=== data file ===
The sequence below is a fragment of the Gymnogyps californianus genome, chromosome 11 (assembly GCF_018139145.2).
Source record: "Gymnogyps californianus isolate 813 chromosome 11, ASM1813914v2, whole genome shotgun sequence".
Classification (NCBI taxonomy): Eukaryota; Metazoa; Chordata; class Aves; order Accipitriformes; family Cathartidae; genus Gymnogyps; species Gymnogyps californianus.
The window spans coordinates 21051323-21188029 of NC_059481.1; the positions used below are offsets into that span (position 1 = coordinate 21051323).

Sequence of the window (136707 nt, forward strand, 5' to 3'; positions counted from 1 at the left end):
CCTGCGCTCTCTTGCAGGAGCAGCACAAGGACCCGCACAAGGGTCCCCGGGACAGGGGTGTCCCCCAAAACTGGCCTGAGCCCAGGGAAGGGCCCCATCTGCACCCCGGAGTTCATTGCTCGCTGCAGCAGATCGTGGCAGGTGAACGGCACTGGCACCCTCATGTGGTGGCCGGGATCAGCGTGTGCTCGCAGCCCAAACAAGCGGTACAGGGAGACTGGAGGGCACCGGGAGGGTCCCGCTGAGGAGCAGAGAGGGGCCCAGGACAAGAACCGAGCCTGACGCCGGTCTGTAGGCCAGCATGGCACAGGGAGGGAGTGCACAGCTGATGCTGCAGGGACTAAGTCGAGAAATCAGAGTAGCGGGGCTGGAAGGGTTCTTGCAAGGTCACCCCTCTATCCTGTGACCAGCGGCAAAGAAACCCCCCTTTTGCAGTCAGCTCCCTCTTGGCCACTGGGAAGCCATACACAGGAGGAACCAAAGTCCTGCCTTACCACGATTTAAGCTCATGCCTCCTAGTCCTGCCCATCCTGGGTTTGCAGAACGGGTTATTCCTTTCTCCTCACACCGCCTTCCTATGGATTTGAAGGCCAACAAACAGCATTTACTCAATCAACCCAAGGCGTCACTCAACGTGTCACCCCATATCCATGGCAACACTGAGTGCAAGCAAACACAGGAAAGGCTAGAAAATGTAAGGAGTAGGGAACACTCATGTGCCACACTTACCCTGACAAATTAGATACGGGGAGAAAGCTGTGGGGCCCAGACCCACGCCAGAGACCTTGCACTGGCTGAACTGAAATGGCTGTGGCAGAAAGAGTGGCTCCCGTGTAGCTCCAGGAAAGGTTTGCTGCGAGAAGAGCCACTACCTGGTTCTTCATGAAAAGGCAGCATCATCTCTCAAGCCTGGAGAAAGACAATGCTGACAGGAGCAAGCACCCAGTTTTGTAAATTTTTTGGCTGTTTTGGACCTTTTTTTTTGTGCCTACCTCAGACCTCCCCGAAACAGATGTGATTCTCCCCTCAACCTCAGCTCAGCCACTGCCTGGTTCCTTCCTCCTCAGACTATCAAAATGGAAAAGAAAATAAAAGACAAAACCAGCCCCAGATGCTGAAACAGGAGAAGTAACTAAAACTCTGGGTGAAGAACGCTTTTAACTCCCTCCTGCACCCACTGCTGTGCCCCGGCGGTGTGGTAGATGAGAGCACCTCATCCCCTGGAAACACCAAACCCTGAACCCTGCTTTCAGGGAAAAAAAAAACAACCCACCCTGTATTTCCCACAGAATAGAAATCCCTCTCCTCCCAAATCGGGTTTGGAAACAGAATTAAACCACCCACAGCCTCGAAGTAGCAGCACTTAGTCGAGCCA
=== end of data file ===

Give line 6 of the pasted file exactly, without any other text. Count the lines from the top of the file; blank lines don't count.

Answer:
CCTGCGCTCTCTTGCAGGAGCAGCACAAGGACCCGCACAAGGGTCCCCGGGACAGGGGTGTCCCCCAAAACTGGCCTGAGCCCAGGGAAGGGCCCCATCTGCACCCCGGAGTTCATTGCTCGCTGCAGCAGATCGTGGCAGGTGAACGGCACTGGCACCCTCATGTGGTGGCCGGGATCAGCGTGTGCTCGCAGCCCAAACAAGCGGTACAGGGAGACTGGAGGGCACCGGGAGGGTCCCGCTGAGGAGCAGAGAGGGGCCCAGGACAAGAACCGAGCCTGACGCCGGTCTGTAGGCCAGCATGGCACAGGGAGGGAGTGCACAGCTGATGCTGCAGGGACTAAGTCGAGAAATCAGAGTAGCGGGGCTGGAAGGGTTCTTGCAAGGTCACCCCTCTATCCTGTGACCAGCGGCAAAGAAACCCCCCTTTTGCAGTCAGCTCCCTCTTGGCCACTGGGAAGCCATACACAGGAGGAACCAAAGTCCTGCCTTACCACGATTTAAGCTCATGCCTCCTAGTCCTGCCCATCCTGGGTTTGCAGAACGGGTTATTCCTTTCTCCTCACACCGCCTTCCTATGGATTTGAAGGCCAACAAACAGCATTTACTCAATCAACCCAAGGCGTCACTCAACGTGTCACCCCATATCCATGGCAACACTGAGTGCAAGCAAACACAGGAAAGGCTAGAAAATGTAAGGAGTAGGGAACACTCATGTGCCACACTTACCCTGACAAATTAGATACGGGGAGAAAGCTGTGGGGCCCAGACCCACGCCAGAGACCTTGCACTGGCTGAACTGAAATGGCTGTGGCAGAAAGAGTGGCTCCCGTGTAGCTCCAGGAAAGGTTTGCTGCGAGAAGAGCCACTACCTGGTTCTTCATGAAAAGGCAGCATCATCTCTCAAGCCTGGAGAAAGACAATGCTGACAGGAGCAAGCACCCAGTTTTGTAAATTTTTTGGCTGTTTTGGACCTTTTTTTTTGTGCCTACCTCAGACCTCCCCGAAACAGATGTGATTCTCCCCTCAACCTCAGCTCAGCCACTGCCTGGTTCCTTCCTCCTCAGACTATCAAAATGGAAAAGAAAATAAAAGACAAAACCAGCCCCAGATGCTGAAACAGGAGAAGTAACTAAAACTCTGGGTGAAGAACGCTTTTAACTCCCTCCTGCACCCACTGCTGTGCCCCGGCGGTGTGGTAGATGAGAGCACCTCATCCCCTGGAAACACCAAACCCTGAACCCTGCTTTCAGGGAAAAAAAAAACAACCCACCCTGTATTTCCCACAGAATAGAAATCCCTCTCCTCCCAAATCGGGTTTGGAAACAGAATTAAACCACCCACAGCCTCGAAGTAGCAGCACTTAGTCGAGCCA